Beyond Bin Laden: Romney Sees Room on Foreign Policy

Below the border, Romney can poke at Obama's troubled relationship with Mexico's president and force him to defend his history with Hugo Chavez-run Venezuela.

"We can't really fault him much on his Antarctic policy," Carafano said.

The goal is to discard Obama's Bin Laden trump card and focus on other issues, so that in a rare foreign policy debate in an election that's destined to be focused on the economy, Romney is at least formidable rather than disqualified from the start.

So far, Romney has pleased some Jewish voters with his unequivocal rhetoric supporting Israel — while it's not unlike Obama's own phrasing, he doesn't have a history of irking Bibi Netanyahu that might dog him.

"I'm not sure Romney's promising that he can bring peace to the Middle East, but he is saying Israel's not going to have to worry so much about having its arm broken," said the person familiar with the ex-governor's campaign.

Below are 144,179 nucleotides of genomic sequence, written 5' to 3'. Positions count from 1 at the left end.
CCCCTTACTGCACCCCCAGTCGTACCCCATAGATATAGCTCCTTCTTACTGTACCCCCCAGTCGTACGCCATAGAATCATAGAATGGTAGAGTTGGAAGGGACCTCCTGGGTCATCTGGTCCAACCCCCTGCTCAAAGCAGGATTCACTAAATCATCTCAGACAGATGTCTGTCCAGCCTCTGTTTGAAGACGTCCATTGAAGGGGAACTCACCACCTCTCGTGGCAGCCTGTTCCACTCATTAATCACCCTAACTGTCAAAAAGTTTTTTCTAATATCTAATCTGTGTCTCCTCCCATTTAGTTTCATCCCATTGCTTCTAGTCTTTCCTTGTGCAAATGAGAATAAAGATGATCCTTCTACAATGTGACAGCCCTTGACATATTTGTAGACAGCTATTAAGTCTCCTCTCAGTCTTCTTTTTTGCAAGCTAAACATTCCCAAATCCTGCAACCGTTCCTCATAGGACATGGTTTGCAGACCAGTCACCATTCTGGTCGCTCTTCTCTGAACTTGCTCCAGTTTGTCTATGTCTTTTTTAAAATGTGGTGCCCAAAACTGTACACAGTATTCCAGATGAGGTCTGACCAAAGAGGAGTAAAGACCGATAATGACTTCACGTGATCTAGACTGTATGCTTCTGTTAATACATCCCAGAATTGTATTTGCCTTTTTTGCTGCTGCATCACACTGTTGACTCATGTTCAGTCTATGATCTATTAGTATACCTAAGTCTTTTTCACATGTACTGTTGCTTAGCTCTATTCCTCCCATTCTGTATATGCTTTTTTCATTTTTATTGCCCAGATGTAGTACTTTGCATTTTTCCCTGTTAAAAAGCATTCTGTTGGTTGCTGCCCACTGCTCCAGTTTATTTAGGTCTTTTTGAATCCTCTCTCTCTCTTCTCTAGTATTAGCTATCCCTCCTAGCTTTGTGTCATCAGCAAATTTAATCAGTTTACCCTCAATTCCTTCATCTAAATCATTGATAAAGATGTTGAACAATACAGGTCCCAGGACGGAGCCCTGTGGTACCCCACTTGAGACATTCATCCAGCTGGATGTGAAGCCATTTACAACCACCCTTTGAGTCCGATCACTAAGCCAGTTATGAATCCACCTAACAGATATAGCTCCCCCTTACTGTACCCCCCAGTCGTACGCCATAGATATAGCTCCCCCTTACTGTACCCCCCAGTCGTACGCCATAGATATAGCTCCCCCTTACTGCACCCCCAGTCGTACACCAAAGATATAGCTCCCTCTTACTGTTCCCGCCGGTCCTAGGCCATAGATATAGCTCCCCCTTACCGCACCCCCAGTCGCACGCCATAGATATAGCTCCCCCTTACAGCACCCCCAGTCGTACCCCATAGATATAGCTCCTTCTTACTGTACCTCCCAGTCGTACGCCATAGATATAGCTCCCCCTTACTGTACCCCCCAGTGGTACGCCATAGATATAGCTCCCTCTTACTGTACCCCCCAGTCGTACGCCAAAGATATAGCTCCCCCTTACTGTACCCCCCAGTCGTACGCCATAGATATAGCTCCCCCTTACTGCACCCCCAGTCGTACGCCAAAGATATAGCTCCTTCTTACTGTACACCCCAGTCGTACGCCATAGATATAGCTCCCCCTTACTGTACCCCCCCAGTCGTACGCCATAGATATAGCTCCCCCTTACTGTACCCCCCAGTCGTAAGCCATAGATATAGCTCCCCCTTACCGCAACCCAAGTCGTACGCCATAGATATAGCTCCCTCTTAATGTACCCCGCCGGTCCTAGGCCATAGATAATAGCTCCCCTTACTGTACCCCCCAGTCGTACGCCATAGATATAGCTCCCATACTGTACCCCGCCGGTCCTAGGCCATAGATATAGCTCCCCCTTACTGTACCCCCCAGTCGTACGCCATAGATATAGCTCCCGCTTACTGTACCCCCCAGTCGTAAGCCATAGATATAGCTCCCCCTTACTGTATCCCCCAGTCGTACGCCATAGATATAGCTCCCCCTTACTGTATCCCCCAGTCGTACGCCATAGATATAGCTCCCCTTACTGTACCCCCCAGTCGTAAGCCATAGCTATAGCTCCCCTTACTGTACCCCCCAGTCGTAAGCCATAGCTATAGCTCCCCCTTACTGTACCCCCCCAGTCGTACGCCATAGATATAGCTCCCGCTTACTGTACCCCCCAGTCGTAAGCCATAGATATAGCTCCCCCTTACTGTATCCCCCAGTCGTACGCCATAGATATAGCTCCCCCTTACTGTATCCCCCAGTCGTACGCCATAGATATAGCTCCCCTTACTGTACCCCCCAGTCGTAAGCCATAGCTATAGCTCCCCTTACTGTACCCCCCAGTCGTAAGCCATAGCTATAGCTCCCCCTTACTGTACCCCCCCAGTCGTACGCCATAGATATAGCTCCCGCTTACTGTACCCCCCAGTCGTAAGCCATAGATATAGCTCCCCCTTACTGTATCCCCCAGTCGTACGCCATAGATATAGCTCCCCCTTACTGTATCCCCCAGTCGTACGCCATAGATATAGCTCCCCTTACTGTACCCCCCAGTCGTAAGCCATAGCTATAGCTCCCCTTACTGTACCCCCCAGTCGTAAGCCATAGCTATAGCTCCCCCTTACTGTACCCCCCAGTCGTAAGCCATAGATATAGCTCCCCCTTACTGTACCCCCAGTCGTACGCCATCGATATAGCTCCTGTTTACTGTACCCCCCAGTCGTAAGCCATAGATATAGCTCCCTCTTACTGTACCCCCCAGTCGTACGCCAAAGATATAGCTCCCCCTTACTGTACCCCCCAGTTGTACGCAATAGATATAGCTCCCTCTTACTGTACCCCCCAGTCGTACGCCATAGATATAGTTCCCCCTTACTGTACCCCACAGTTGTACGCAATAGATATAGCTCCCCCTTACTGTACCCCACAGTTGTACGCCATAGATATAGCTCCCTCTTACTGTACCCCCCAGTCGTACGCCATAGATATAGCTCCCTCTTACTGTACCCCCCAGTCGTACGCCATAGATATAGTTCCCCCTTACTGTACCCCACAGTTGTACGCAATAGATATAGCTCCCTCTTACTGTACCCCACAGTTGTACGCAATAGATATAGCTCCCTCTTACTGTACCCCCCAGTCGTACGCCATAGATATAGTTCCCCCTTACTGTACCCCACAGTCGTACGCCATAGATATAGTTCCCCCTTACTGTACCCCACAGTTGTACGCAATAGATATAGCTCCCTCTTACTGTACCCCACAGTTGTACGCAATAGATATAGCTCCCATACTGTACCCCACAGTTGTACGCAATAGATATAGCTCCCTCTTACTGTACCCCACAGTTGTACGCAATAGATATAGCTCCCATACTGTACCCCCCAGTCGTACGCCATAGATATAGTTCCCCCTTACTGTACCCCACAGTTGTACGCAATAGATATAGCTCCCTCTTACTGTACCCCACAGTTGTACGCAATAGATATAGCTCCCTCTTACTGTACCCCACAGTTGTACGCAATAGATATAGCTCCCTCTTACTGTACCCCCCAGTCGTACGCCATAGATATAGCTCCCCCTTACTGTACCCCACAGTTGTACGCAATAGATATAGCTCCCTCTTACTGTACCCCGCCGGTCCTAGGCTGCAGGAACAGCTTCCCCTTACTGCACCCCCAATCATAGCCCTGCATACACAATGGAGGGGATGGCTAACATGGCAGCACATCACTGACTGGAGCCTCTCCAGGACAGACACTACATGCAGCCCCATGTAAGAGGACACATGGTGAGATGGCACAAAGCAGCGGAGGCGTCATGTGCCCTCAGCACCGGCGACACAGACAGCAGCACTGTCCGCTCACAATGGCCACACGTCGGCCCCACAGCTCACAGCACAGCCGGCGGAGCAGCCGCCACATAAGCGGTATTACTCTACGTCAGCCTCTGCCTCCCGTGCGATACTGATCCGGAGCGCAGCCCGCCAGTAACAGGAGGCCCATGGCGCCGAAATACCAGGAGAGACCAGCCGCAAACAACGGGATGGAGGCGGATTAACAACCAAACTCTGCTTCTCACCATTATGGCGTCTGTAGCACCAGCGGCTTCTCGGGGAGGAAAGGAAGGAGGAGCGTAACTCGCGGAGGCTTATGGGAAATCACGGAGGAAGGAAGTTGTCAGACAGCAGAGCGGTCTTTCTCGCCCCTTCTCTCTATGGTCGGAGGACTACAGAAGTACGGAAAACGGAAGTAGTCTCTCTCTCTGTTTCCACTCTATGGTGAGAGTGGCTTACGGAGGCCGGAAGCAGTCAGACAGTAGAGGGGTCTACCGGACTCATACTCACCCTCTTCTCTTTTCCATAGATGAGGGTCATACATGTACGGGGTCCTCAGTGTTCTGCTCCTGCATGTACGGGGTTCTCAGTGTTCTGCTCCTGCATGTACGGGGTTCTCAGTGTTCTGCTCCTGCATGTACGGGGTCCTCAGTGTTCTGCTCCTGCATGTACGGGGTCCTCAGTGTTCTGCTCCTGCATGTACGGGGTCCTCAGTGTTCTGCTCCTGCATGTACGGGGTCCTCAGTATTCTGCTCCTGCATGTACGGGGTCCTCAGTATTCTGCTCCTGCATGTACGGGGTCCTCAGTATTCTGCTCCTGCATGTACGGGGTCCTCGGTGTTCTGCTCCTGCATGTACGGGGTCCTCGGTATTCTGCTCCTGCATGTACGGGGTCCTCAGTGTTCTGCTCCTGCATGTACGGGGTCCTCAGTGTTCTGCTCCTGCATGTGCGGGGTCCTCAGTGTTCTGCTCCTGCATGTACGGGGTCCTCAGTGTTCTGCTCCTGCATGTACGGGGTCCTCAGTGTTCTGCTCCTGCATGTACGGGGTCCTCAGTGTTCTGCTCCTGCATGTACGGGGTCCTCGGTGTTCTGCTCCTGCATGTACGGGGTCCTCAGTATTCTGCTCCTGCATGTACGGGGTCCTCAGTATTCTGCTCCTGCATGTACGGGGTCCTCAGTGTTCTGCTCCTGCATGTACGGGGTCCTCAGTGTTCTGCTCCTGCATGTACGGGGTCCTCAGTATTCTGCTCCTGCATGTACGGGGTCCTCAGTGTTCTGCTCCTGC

Nearly all foreign policy analysts concede that their issue of expertise is likely to rank low on the list of voters' priorities this year. An election season fixated on the economy has already veered toward abortion, gay marriage, religion and health care — and the primary isn't over yet. Four years ago, Hillary Clinton jabbed at Obama's empty foreign policy bona fides with a famous ad in which a "3 a.m. phone call" requires the president to respond to a crisis. Voters in the GOP primary now appear to be more concerned with birth control than international crises.

Still, candidates owe it to the country to talk about foreign policy, Carafano said — because if they disguise their views during the campaign, "the world doesn't know who you are" come January.

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